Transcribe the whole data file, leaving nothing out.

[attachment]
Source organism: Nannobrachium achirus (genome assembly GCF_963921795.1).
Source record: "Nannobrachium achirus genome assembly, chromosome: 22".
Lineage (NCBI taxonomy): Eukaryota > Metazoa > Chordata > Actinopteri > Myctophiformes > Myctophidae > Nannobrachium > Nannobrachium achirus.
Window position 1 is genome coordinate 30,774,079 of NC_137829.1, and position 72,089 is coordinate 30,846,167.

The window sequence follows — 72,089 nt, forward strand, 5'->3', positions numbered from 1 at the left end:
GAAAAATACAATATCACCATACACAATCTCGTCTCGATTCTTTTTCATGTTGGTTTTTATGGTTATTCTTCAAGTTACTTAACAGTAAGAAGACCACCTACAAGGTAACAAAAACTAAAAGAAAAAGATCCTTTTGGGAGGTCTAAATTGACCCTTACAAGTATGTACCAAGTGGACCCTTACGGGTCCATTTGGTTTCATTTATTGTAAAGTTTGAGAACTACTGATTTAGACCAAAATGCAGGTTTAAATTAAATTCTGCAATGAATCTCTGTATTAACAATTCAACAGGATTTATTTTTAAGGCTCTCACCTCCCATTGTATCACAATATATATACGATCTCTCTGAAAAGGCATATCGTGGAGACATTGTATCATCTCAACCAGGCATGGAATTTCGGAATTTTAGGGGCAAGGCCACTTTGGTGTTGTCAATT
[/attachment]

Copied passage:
Source organism: Nannobrachium achirus (genome assembly GCF_963921795.1).
Source record: "Nannobrachium achirus genome assembly, chromosome: 22".
Lineage (NCBI taxonomy): Eukaryota > Metazoa > Chordata > Actinopteri > Myctophiformes > Myctophidae > Nannobrachium > Nannobrachium achirus.
Window position 1 is genome coordinate 30,774,079 of NC_137829.1, and position 72,089 is coordinate 30,846,167.

The window sequence follows — 72,089 nt, forward strand, 5'->3', positions numbered from 1 at the left end:
GAAAAATACAATATCACCATACACAATCTCGTCTCGATTCTTTTTCATGTTGGTTTTTATGGTTATTCTTCAAGTTACTTAACAGTAAGAAGACCACCTACAAGGTAACAAAAACTAAAAGAAAAAGATCCTTTTGGGAGGTCTAAATTGACCCTTACAAGTATGTACCAAGTGGACCCTTACGGGTCCATTTGGTTTCATTTATTGTAAAGTTTGAGAACTACTGATTTAGACCAAAATGCAGGTTTAAATTAAATTCTGCAATGAATCTCTGTATTAACAATTCAACAGGATTTATTTTTAAGGCTCTCACCTCCCATTGTATCACAATATATATACGATCTCTCTGAAAAGGCATATCGTGGAGACATTGTATCATCTCAACCAGGCATGGAATTTCGGAATTTTAGGGGCAAGGCCACTTTGGTGTTGTCAATT